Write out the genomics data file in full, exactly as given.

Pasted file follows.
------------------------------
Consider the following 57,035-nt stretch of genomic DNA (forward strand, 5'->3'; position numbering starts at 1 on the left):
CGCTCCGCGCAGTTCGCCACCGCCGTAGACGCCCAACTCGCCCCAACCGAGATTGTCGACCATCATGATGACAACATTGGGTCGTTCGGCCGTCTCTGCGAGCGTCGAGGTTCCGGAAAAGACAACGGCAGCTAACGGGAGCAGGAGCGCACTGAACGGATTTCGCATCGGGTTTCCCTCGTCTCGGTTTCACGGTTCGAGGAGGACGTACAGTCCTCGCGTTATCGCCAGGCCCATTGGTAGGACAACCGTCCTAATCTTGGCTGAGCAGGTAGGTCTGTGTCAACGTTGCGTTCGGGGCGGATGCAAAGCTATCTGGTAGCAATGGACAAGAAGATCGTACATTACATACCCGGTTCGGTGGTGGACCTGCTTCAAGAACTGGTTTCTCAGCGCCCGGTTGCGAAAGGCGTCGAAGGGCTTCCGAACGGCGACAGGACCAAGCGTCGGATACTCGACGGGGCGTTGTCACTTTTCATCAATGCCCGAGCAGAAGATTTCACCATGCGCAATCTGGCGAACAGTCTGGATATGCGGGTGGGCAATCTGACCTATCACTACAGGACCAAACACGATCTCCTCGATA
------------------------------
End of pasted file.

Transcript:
Consider the following 57,035-nt stretch of genomic DNA (forward strand, 5'->3'; position numbering starts at 1 on the left):
CGCTCCGCGCAGTTCGCCACCGCCGTAGACGCCCAACTCGCCCCAACCGAGATTGTCGACCATCATGATGACAACATTGGGTCGTTCGGCCGTCTCTGCGAGCGTCGAGGTTCCGGAAAAGACAACGGCAGCTAACGGGAGCAGGAGCGCACTGAACGGATTTCGCATCGGGTTTCCCTCGTCTCGGTTTCACGGTTCGAGGAGGACGTACAGTCCTCGCGTTATCGCCAGGCCCATTGGTAGGACAACCGTCCTAATCTTGGCTGAGCAGGTAGGTCTGTGTCAACGTTGCGTTCGGGGCGGATGCAAAGCTATCTGGTAGCAATGGACAAGAAGATCGTACATTACATACCCGGTTCGGTGGTGGACCTGCTTCAAGAACTGGTTTCTCAGCGCCCGGTTGCGAAAGGCGTCGAAGGGCTTCCGAACGGCGACAGGACCAAGCGTCGGATACTCGACGGGGCGTTGTCACTTTTCATCAATGCCCGAGCAGAAGATTTCACCATGCGCAATCTGGCGAACAGTCTGGATATGCGGGTGGGCAATCTGACCTATCACTACAGGACCAAACACGATCTCCTCGATA